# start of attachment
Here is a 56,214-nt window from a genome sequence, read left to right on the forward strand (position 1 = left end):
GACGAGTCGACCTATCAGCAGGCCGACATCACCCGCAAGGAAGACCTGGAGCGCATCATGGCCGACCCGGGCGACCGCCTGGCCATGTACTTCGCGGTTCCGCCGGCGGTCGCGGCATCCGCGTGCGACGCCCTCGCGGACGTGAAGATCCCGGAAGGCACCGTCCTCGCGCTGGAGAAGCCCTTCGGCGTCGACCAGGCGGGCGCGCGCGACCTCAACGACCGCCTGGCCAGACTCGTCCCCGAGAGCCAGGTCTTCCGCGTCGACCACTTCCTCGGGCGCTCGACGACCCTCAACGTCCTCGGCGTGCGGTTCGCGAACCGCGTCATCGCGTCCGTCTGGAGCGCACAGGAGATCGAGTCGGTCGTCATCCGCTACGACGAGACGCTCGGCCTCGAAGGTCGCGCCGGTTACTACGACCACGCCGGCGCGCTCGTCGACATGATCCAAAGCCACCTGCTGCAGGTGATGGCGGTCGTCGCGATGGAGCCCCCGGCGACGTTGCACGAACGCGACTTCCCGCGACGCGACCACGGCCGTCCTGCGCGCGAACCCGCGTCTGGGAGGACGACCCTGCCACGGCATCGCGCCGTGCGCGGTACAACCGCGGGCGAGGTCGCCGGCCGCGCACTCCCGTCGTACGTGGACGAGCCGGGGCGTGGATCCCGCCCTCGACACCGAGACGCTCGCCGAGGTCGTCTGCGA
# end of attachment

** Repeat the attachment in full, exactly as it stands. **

Here is a 56,214-nt window from a genome sequence, read left to right on the forward strand (position 1 = left end):
GACGAGTCGACCTATCAGCAGGCCGACATCACCCGCAAGGAAGACCTGGAGCGCATCATGGCCGACCCGGGCGACCGCCTGGCCATGTACTTCGCGGTTCCGCCGGCGGTCGCGGCATCCGCGTGCGACGCCCTCGCGGACGTGAAGATCCCGGAAGGCACCGTCCTCGCGCTGGAGAAGCCCTTCGGCGTCGACCAGGCGGGCGCGCGCGACCTCAACGACCGCCTGGCCAGACTCGTCCCCGAGAGCCAGGTCTTCCGCGTCGACCACTTCCTCGGGCGCTCGACGACCCTCAACGTCCTCGGCGTGCGGTTCGCGAACCGCGTCATCGCGTCCGTCTGGAGCGCACAGGAGATCGAGTCGGTCGTCATCCGCTACGACGAGACGCTCGGCCTCGAAGGTCGCGCCGGTTACTACGACCACGCCGGCGCGCTCGTCGACATGATCCAAAGCCACCTGCTGCAGGTGATGGCGGTCGTCGCGATGGAGCCCCCGGCGACGTTGCACGAACGCGACTTCCCGCGACGCGACCACGGCCGTCCTGCGCGCGAACCCGCGTCTGGGAGGACGACCCTGCCACGGCATCGCGCCGTGCGCGGTACAACCGCGGGCGAGGTCGCCGGCCGCGCACTCCCGTCGTACGTGGACGAGCCGGGGCGTGGATCCCGCCCTCGACACCGAGACGCTCGCCGAGGTCGTCTGCGA